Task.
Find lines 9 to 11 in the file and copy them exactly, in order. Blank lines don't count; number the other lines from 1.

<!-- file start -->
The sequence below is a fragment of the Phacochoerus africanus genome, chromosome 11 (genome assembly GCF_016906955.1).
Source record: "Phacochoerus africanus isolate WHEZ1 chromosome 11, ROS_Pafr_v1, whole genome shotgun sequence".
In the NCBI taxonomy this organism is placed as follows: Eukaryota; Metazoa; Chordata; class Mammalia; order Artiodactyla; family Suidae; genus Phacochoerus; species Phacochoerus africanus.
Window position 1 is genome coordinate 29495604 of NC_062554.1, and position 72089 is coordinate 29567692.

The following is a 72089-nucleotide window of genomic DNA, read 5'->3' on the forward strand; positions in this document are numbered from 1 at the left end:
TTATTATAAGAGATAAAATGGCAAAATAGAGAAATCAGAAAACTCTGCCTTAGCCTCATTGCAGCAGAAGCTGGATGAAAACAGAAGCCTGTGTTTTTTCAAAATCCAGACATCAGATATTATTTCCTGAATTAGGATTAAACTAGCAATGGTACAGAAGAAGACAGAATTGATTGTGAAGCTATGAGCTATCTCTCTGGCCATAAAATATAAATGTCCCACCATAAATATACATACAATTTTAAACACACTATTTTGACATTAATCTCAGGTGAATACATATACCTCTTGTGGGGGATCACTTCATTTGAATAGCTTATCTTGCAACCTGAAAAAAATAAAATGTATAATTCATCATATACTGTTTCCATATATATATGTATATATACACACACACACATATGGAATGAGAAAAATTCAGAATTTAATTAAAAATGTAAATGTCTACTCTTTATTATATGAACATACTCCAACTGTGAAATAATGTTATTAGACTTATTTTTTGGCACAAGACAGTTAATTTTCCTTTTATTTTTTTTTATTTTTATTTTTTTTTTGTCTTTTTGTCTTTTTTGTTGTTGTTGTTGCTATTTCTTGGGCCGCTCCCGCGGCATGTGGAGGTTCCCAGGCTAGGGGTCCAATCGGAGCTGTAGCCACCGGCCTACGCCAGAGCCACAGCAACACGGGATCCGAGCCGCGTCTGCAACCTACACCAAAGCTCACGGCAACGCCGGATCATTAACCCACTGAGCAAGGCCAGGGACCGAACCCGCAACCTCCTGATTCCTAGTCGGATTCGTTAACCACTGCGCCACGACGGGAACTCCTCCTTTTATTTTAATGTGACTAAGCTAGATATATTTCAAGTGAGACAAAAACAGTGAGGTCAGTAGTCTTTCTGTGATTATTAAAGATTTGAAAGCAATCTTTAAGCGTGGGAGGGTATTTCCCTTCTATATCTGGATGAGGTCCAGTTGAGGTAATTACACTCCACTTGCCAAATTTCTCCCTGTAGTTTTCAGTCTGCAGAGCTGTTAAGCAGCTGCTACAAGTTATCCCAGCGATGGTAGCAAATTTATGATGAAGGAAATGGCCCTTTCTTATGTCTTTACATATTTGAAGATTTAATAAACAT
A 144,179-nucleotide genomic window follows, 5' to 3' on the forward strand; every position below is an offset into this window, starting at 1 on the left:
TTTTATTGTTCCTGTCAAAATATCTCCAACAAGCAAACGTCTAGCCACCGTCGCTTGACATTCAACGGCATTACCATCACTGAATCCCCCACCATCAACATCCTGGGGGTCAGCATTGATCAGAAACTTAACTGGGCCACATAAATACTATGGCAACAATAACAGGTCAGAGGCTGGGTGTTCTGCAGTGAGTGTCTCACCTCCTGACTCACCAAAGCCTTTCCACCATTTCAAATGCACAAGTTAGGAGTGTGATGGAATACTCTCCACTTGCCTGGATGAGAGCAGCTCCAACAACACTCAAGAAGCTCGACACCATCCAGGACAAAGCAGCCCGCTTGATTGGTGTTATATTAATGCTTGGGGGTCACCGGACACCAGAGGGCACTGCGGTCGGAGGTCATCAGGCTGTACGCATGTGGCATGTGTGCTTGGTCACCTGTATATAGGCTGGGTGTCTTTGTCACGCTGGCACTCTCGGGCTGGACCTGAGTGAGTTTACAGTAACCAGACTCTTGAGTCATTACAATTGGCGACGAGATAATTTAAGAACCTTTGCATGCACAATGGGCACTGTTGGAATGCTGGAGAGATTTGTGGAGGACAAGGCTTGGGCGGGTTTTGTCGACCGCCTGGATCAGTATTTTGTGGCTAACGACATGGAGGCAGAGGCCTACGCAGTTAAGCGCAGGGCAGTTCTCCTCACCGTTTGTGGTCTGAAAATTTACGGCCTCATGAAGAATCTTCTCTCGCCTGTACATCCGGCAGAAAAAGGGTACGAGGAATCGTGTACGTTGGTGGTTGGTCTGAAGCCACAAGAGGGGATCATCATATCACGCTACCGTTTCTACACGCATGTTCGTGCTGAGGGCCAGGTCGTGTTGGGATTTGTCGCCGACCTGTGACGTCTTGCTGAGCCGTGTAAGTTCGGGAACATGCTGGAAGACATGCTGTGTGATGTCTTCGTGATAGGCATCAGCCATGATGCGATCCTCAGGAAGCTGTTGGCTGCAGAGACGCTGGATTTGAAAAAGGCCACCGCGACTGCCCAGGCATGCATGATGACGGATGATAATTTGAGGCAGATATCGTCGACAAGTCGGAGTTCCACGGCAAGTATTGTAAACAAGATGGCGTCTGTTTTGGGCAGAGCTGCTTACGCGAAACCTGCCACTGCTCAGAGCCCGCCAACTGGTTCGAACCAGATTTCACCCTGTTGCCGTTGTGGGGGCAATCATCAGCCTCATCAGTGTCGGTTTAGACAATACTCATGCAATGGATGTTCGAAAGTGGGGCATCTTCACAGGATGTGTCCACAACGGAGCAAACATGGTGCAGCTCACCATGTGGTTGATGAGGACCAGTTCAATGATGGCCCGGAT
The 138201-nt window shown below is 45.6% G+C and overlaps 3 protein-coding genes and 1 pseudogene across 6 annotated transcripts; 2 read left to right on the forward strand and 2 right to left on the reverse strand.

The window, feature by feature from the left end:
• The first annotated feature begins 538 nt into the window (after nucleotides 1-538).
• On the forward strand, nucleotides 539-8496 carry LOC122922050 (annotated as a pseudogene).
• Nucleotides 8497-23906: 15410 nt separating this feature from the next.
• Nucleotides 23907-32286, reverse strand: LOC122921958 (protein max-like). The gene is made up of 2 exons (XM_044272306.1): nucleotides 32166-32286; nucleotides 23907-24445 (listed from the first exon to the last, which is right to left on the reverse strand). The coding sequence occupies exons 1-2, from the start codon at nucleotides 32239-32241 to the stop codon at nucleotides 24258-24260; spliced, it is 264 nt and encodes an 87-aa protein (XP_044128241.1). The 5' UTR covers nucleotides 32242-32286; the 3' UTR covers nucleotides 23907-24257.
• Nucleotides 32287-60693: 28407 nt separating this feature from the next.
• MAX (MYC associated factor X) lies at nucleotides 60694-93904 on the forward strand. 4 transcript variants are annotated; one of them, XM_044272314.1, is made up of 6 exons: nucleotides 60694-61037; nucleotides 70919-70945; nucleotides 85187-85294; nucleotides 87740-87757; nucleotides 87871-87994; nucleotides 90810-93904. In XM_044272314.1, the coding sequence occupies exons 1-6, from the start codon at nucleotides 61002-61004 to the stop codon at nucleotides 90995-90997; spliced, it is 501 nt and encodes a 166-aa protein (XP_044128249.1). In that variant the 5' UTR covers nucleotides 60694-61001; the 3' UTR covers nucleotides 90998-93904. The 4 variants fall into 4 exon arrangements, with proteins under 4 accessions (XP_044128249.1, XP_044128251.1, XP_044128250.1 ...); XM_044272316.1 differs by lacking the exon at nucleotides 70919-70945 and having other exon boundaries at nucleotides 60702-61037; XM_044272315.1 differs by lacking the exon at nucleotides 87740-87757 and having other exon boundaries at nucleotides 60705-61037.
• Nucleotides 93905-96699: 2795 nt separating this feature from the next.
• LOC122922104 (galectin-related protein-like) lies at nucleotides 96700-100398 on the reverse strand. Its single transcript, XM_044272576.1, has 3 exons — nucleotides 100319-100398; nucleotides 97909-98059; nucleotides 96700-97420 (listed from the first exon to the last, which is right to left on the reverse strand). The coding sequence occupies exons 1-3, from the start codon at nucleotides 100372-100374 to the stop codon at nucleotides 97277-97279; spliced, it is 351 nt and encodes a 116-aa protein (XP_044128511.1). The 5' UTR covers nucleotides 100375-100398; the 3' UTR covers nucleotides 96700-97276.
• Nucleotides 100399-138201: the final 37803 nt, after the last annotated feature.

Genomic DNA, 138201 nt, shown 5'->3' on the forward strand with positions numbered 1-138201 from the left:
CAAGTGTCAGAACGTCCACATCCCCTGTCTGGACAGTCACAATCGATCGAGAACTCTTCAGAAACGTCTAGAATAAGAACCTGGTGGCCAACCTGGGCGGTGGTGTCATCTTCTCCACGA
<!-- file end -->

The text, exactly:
The 138201-nt window shown below is 45.6% G+C and overlaps 3 protein-coding genes and 1 pseudogene across 6 annotated transcripts; 2 read left to right on the forward strand and 2 right to left on the reverse strand.

The window, feature by feature from the left end:
• The first annotated feature begins 538 nt into the window (after nucleotides 1-538).